Medical I.D. is Necessary Many parents feel that having their child wear a medical I.D., especially at an early age, may not be necessary. Parents who are with their children most of the time feel that they can ensure that proper allergy information is exchanged directly from them. Although this is understandable, it may not always be the case. Car accidents can happen at any time. This is one example of the possibility of a parent not being able to speak for their child due to what may have happened to them during the accident as well.  Sometimes things happen in life that we do not expect. Should a parent fall ill, become unconscious or be unable to speak or communicate for whatever reason, a medical I.D. would still be accessible in the interim.  With a medical I.D. product, everything is clearly seen. If you relay allergy information to a family member or guardian, they may not share the complete information if they are affected by an accident or are under stress.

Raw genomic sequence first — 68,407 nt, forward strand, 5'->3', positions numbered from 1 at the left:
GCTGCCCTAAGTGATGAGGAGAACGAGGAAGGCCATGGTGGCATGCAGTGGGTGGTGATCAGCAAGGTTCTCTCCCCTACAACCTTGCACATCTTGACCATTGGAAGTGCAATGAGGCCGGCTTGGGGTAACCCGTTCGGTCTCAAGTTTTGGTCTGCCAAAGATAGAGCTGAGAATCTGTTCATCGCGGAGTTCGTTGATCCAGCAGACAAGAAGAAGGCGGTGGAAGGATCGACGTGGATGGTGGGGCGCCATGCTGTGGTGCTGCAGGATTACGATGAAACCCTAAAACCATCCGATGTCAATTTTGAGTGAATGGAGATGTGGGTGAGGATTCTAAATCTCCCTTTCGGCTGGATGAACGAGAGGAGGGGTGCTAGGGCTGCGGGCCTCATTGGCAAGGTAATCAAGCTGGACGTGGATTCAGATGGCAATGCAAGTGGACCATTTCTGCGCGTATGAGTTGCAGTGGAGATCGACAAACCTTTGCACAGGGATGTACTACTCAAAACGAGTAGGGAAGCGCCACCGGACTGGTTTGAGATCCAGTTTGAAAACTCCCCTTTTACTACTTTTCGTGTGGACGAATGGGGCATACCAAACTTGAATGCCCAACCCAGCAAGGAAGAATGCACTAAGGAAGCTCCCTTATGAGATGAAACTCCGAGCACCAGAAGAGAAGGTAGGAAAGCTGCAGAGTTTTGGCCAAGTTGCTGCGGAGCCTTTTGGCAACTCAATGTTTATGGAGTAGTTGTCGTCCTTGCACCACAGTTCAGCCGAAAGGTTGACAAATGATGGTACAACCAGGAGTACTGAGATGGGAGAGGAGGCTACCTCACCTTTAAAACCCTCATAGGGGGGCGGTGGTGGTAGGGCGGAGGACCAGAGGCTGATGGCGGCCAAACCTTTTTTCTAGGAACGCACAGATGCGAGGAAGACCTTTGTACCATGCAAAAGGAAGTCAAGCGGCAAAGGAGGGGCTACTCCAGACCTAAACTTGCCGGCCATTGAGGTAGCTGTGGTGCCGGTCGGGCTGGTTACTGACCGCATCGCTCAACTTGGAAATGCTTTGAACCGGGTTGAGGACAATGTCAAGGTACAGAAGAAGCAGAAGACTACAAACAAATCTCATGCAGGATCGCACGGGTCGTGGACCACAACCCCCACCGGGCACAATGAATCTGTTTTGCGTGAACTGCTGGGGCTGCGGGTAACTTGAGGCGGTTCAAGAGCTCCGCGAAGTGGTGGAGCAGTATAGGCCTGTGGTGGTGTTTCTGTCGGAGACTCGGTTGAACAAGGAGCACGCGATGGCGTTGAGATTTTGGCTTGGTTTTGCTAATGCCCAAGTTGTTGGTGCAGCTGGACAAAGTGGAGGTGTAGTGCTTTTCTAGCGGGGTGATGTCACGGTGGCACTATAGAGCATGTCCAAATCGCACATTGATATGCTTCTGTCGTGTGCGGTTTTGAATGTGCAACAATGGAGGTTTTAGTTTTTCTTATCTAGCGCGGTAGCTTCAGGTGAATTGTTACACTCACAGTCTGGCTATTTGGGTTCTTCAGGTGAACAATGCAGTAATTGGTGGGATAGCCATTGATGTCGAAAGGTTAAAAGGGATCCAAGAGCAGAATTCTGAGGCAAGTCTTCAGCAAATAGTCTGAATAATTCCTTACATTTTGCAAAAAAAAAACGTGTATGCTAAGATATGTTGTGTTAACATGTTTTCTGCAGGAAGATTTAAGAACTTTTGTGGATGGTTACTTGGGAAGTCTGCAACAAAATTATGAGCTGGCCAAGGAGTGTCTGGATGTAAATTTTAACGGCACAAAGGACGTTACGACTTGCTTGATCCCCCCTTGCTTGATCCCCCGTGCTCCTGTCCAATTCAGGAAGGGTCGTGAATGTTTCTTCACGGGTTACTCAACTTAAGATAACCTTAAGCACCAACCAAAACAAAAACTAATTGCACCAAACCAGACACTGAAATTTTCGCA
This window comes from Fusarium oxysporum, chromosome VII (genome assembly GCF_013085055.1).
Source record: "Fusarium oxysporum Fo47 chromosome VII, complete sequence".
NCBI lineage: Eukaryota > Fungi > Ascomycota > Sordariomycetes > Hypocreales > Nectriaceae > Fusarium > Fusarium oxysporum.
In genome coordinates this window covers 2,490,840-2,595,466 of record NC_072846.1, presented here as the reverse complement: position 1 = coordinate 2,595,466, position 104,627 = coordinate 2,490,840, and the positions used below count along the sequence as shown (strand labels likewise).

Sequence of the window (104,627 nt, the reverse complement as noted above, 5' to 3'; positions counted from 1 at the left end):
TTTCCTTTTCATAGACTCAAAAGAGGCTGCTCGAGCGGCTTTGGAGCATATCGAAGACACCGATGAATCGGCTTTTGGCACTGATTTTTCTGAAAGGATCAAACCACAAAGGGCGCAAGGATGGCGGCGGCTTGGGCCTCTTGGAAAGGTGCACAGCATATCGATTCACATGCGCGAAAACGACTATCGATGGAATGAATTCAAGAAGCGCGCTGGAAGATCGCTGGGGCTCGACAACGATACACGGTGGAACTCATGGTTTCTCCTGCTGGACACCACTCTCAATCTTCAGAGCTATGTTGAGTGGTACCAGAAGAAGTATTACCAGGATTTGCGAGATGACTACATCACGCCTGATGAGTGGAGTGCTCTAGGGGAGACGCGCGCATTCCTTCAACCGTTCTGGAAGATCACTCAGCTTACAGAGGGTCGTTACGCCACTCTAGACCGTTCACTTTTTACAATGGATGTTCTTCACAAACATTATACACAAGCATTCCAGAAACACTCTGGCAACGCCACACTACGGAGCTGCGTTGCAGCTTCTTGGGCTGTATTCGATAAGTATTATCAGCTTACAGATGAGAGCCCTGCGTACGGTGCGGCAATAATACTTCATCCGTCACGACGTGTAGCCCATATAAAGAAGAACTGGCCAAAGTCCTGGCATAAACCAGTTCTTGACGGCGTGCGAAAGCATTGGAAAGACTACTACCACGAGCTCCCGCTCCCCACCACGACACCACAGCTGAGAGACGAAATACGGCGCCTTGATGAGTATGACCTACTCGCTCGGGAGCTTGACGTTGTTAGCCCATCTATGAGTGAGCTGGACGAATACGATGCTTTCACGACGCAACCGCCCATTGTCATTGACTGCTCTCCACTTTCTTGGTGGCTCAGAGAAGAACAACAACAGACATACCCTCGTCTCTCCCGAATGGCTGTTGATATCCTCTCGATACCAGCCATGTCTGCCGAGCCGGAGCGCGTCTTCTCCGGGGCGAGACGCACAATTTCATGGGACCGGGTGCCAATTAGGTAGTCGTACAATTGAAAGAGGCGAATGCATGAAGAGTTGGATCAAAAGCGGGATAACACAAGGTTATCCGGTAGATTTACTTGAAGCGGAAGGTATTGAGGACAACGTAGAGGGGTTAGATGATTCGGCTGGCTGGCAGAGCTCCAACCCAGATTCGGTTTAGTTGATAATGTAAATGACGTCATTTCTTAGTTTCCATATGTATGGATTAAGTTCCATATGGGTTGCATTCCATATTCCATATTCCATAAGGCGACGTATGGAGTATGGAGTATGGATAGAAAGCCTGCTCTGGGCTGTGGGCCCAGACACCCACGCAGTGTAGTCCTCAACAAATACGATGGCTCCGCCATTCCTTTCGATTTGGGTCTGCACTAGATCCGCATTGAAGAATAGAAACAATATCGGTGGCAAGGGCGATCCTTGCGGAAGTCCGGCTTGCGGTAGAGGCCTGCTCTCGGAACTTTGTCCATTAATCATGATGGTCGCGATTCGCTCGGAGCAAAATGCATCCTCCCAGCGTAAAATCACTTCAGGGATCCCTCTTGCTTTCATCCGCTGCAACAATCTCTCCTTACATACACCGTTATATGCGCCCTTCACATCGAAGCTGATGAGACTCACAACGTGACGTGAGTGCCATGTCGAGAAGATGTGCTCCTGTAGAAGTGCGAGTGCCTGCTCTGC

What is Appropriate? Luckily, there are quite a few items that are available now. There are multiple styles, colors, sizes and ways to showcase the important information that just may save your child’s life.  Having more than one I.D. is often recommended as well (one somewhere on yourself and one on your personal effects).

  • Medic Alert Foundation: Medical ID

    Infant car seats can use a D. Wrap as a first line of information if someone was removing your child from the car. If there is an accident, emergency responders instinct is to reach for the car seat- having the wrap attached makes all of the emergency information travel with them.